Skip to main content


Buy Article:

$51.00 plus tax (Refund Policy)



William James's The Varieties of Religious Experience is one of the world's most popular attempts to meld science and religion. Academic reviews of the book were mixed in Europe and America, however, and prominent contemporaries, unsure whether it was science or theology, struggled to interpret it. James's reliance on an inherently ambiguous understanding of the subconscious as a means of bridging between religion and science accounts for some of the interpretive difficulties, but it does not explain why his overarching question was so obscure, why psychopathology and unusual experiences figured so prominently, or why he gave us so many examples and so little argument. To understand these persistent puzzles we need to do more than acknowledge James's indebtedness to Frederic Myers's conception of the subconscious. We need to read VRE in the context of the transatlantic network of experimental psychologists and psychical researchers who provided the primary intellectual inspiration for the book. Doing so not only locates and clarifies the underlying question that animated the work but also illuminates the structural and rhetorical similarities between VRE and Myers's Human Personality and Its Survival of Bodily Death. In contrast to the individual case studies of hysterics, mediums, and mystics produced by others in this network, both Myers and James adopted a natural-history approach in which they arranged examples of automatisms to produce a rhetorical effect, thus invoking science in order to evoke a religious response. Where Myers organized his examples to make a case for human survival of death, James organized his to make a case for the involvement of higher powers in the transformation of the self. Read in this way, VRE marks a dramatic shift from a religious preoccupation with life after death to a religious preoccupation with this-worldly self-transformation.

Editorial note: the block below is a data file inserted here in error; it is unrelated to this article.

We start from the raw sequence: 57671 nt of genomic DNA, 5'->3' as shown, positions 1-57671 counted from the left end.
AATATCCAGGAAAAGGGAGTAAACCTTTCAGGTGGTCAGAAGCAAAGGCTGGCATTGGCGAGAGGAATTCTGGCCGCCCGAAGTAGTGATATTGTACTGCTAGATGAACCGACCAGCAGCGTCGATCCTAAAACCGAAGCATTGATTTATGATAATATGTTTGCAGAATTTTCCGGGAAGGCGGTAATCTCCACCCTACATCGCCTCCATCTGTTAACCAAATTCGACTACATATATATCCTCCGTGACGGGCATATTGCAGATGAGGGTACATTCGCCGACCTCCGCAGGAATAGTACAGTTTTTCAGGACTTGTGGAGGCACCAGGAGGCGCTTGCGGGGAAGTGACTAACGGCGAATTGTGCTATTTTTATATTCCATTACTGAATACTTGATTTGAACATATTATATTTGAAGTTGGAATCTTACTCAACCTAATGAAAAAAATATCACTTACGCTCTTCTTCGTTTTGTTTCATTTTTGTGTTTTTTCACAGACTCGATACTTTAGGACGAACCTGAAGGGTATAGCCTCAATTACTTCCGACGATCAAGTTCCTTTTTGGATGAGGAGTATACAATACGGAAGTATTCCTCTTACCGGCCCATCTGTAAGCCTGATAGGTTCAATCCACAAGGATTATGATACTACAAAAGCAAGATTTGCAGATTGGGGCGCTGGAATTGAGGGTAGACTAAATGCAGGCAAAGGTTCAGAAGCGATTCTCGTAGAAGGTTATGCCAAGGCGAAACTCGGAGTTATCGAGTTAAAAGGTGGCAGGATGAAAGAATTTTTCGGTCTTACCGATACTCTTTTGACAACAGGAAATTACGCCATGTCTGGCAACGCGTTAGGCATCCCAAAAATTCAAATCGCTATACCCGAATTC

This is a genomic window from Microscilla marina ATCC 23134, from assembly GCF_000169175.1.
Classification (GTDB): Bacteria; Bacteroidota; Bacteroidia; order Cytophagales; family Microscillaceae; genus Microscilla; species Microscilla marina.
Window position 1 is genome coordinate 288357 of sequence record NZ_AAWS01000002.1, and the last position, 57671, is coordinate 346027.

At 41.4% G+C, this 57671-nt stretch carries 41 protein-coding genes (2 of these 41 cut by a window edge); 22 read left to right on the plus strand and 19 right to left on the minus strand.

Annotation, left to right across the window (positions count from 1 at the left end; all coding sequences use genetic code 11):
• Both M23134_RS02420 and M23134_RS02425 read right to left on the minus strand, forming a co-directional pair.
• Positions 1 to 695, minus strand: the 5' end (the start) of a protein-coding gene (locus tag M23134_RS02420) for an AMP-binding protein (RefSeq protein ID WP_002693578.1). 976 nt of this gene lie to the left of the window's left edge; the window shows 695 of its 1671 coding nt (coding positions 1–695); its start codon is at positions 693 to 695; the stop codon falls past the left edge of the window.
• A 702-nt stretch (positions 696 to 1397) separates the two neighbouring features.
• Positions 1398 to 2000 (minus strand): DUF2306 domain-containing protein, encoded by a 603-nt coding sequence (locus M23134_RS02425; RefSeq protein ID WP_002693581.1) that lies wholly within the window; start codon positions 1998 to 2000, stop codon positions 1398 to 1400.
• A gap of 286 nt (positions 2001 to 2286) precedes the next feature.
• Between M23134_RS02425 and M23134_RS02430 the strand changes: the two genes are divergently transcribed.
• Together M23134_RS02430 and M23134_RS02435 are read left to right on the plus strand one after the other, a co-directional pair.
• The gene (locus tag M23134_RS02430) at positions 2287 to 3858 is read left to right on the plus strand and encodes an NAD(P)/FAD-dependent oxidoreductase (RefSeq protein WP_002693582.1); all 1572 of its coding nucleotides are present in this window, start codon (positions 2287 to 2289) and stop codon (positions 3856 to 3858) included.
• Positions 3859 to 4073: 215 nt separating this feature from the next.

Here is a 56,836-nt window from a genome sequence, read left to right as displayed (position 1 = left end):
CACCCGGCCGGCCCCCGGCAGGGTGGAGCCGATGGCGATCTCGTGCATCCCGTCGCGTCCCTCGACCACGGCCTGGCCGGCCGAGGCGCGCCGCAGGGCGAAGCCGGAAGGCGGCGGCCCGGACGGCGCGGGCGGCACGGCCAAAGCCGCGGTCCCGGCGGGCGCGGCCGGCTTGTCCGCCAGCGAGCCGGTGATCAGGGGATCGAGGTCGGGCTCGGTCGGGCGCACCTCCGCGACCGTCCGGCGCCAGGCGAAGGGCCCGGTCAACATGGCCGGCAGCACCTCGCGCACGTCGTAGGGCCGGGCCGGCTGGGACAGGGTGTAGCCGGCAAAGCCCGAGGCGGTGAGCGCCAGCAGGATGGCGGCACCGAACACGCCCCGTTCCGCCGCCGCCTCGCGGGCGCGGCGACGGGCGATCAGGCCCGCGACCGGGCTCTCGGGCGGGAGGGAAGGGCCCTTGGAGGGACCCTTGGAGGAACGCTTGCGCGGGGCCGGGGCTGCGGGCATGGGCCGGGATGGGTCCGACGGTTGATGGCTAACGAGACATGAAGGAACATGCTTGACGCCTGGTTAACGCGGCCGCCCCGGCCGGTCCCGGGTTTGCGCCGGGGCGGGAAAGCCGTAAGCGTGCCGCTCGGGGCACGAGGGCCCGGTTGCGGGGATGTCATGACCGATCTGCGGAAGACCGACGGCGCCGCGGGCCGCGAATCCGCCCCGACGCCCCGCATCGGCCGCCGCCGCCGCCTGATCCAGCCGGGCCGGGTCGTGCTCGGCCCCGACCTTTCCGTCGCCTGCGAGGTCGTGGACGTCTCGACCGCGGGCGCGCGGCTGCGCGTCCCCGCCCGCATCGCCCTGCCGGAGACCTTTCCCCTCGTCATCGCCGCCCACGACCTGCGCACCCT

Keywords: William James: Frederic Myers; automatisms; experimental psychology; psychical research; religious experience

Document Type: Research Article


Affiliations: Professor of Religious Studies, University of California at Santa Barbara, Santa Barbara, CA 93106-3130;, Email:

Publication date: June 1, 2009


Access Key

Free Content
Free content
New Content
New content
Open Access Content
Open access content
Subscribed Content
Subscribed content
Free Trial Content
Free trial content
Cookie Policy
Cookie Policy
ingentaconnect website makes use of cookies so as to keep track of data that you have filled in. I am Happy with this Find out more
Real Time Web Analytics